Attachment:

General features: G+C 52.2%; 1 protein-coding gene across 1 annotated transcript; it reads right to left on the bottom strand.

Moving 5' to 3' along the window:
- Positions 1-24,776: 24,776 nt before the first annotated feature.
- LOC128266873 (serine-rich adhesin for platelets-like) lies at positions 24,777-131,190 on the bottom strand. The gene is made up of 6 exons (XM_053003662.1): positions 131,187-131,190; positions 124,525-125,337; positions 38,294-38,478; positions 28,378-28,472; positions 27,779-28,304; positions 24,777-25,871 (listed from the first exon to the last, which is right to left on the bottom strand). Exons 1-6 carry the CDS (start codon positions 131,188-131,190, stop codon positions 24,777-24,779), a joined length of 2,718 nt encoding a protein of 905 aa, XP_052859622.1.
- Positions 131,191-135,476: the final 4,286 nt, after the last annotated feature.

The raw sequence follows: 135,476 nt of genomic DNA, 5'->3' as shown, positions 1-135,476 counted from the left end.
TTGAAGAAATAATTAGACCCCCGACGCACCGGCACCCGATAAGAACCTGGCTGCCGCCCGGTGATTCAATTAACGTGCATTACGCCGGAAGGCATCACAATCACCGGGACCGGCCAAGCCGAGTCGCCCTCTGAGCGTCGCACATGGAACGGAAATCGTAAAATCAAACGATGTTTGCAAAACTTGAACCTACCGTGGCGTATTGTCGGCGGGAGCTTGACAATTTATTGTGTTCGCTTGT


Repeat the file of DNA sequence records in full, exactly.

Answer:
General features: G+C 52.2%; 1 protein-coding gene across 1 annotated transcript; it reads right to left on the bottom strand.

Moving 5' to 3' along the window:
- Positions 1-24,776: 24,776 nt before the first annotated feature.
- LOC128266873 (serine-rich adhesin for platelets-like) lies at positions 24,777-131,190 on the bottom strand. The gene is made up of 6 exons (XM_053003662.1): positions 131,187-131,190; positions 124,525-125,337; positions 38,294-38,478; positions 28,378-28,472; positions 27,779-28,304; positions 24,777-25,871 (listed from the first exon to the last, which is right to left on the bottom strand). Exons 1-6 carry the CDS (start codon positions 131,188-131,190, stop codon positions 24,777-24,779), a joined length of 2,718 nt encoding a protein of 905 aa, XP_052859622.1.
- Positions 131,191-135,476: the final 4,286 nt, after the last annotated feature.

The raw sequence follows: 135,476 nt of genomic DNA, 5'->3' as shown, positions 1-135,476 counted from the left end.
TTGAAGAAATAATTAGACCCCCGACGCACCGGCACCCGATAAGAACCTGGCTGCCGCCCGGTGATTCAATTAACGTGCATTACGCCGGAAGGCATCACAATCACCGGGACCGGCCAAGCCGAGTCGCCCTCTGAGCGTCGCACATGGAACGGAAATCGTAAAATCAAACGATGTTTGCAAAACTTGAACCTACCGTGGCGTATTGTCGGCGGGAGCTTGACAATTTATTGTGTTCGCTTGT